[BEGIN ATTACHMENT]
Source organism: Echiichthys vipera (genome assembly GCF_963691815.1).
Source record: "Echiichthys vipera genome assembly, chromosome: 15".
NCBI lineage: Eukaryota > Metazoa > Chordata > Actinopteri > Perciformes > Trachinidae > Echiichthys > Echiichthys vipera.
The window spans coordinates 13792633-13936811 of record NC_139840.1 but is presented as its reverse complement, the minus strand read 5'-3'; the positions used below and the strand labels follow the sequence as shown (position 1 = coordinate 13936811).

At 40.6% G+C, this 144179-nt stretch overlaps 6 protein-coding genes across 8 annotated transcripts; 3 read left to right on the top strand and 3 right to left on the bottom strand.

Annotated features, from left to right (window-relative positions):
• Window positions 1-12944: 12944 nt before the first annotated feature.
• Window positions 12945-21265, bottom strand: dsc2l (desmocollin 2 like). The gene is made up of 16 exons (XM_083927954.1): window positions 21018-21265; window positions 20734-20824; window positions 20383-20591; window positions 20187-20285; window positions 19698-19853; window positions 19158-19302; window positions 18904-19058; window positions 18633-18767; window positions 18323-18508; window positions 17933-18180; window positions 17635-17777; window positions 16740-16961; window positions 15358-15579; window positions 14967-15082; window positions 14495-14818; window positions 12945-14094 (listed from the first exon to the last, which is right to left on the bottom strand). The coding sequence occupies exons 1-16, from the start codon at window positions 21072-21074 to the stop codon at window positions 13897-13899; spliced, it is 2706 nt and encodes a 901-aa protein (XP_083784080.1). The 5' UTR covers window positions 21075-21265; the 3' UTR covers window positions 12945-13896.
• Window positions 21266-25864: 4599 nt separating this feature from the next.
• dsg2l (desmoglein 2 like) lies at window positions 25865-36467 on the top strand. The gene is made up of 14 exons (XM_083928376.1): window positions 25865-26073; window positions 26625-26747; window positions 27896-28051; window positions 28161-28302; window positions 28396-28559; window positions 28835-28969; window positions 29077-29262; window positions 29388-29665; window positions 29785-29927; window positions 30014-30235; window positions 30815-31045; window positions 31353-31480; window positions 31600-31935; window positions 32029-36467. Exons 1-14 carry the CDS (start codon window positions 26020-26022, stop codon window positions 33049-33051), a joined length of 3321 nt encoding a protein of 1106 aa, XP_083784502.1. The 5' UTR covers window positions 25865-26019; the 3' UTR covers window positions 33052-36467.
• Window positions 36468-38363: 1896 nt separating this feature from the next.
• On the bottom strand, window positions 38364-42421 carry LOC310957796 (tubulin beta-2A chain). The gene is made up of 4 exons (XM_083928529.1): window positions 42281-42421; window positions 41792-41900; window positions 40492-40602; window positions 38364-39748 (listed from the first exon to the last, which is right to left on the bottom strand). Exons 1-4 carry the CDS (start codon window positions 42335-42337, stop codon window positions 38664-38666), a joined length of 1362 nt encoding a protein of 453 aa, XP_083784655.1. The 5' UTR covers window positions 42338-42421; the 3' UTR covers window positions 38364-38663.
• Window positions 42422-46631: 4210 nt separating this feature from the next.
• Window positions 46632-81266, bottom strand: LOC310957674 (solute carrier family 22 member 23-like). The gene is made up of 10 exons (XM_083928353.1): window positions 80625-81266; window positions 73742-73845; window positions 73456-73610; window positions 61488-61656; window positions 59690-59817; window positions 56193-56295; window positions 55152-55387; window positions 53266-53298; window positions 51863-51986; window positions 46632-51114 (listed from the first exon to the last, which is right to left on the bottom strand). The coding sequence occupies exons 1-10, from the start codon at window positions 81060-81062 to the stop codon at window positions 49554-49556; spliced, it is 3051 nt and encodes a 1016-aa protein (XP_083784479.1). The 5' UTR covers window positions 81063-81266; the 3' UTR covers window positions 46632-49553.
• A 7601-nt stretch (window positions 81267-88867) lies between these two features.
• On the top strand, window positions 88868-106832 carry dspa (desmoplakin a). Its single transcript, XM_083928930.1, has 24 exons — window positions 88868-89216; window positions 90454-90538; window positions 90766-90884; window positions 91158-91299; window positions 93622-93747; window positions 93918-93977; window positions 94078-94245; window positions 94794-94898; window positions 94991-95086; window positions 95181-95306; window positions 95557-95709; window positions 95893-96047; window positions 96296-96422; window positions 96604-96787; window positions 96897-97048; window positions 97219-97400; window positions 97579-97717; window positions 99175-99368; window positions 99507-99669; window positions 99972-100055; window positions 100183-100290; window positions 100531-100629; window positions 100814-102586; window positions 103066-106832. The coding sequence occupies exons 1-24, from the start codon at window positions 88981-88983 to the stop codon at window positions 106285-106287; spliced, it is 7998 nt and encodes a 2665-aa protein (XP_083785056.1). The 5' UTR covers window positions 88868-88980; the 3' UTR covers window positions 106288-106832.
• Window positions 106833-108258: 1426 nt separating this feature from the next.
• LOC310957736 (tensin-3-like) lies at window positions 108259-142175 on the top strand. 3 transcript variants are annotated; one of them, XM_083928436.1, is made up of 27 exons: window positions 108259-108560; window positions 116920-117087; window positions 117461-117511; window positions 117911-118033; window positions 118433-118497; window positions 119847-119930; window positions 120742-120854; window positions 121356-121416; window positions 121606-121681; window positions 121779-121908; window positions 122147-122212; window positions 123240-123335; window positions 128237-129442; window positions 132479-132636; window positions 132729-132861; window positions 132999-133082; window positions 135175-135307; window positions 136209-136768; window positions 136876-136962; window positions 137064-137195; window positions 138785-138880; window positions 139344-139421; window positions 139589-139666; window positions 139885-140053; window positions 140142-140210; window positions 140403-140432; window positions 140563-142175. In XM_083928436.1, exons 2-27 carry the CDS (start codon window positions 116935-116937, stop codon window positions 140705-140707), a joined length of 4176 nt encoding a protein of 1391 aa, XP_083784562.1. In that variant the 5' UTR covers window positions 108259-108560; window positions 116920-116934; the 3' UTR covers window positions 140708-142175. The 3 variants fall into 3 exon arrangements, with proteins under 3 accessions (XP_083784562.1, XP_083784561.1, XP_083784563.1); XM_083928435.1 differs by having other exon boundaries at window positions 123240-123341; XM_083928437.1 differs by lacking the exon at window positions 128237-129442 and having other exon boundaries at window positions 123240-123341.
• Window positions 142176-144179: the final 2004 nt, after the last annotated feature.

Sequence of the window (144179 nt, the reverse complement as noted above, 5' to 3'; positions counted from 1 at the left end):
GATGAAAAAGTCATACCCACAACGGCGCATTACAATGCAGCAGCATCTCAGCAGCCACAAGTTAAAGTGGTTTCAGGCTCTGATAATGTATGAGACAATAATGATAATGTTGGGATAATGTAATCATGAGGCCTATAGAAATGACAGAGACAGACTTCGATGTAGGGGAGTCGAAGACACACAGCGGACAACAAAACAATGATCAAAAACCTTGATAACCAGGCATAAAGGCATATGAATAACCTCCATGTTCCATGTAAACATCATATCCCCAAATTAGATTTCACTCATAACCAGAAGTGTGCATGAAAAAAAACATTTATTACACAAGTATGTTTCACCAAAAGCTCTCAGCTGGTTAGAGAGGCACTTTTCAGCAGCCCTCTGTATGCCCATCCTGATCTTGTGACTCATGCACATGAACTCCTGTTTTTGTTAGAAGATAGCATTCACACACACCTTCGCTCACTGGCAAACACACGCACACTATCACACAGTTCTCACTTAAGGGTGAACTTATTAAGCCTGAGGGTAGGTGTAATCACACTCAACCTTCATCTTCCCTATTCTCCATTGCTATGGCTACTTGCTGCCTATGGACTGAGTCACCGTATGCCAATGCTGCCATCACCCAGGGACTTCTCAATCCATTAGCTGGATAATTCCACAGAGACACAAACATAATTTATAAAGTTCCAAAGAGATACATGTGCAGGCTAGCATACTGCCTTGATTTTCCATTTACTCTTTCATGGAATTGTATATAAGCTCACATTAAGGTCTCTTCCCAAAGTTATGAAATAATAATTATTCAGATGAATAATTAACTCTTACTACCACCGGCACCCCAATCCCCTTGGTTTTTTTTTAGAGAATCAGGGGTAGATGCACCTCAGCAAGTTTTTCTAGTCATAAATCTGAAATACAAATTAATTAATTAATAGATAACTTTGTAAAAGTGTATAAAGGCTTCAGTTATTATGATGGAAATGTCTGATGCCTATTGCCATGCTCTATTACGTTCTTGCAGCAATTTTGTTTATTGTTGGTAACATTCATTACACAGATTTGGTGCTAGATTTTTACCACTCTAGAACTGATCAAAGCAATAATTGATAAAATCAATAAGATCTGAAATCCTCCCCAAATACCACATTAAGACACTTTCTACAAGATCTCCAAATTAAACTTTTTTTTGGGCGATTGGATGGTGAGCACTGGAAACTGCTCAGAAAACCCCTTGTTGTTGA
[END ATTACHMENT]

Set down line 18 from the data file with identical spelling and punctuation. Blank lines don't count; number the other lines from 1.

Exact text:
• LOC310957736 (tensin-3-like) lies at window positions 108259-142175 on the top strand. 3 transcript variants are annotated; one of them, XM_083928436.1, is made up of 27 exons: window positions 108259-108560; window positions 116920-117087; window positions 117461-117511; window positions 117911-118033; window positions 118433-118497; window positions 119847-119930; window positions 120742-120854; window positions 121356-121416; window positions 121606-121681; window positions 121779-121908; window positions 122147-122212; window positions 123240-123335; window positions 128237-129442; window positions 132479-132636; window positions 132729-132861; window positions 132999-133082; window positions 135175-135307; window positions 136209-136768; window positions 136876-136962; window positions 137064-137195; window positions 138785-138880; window positions 139344-139421; window positions 139589-139666; window positions 139885-140053; window positions 140142-140210; window positions 140403-140432; window positions 140563-142175. In XM_083928436.1, exons 2-27 carry the CDS (start codon window positions 116935-116937, stop codon window positions 140705-140707), a joined length of 4176 nt encoding a protein of 1391 aa, XP_083784562.1. In that variant the 5' UTR covers window positions 108259-108560; window positions 116920-116934; the 3' UTR covers window positions 140708-142175. The 3 variants fall into 3 exon arrangements, with proteins under 3 accessions (XP_083784562.1, XP_083784561.1, XP_083784563.1); XM_083928435.1 differs by having other exon boundaries at window positions 123240-123341; XM_083928437.1 differs by lacking the exon at window positions 128237-129442 and having other exon boundaries at window positions 123240-123341.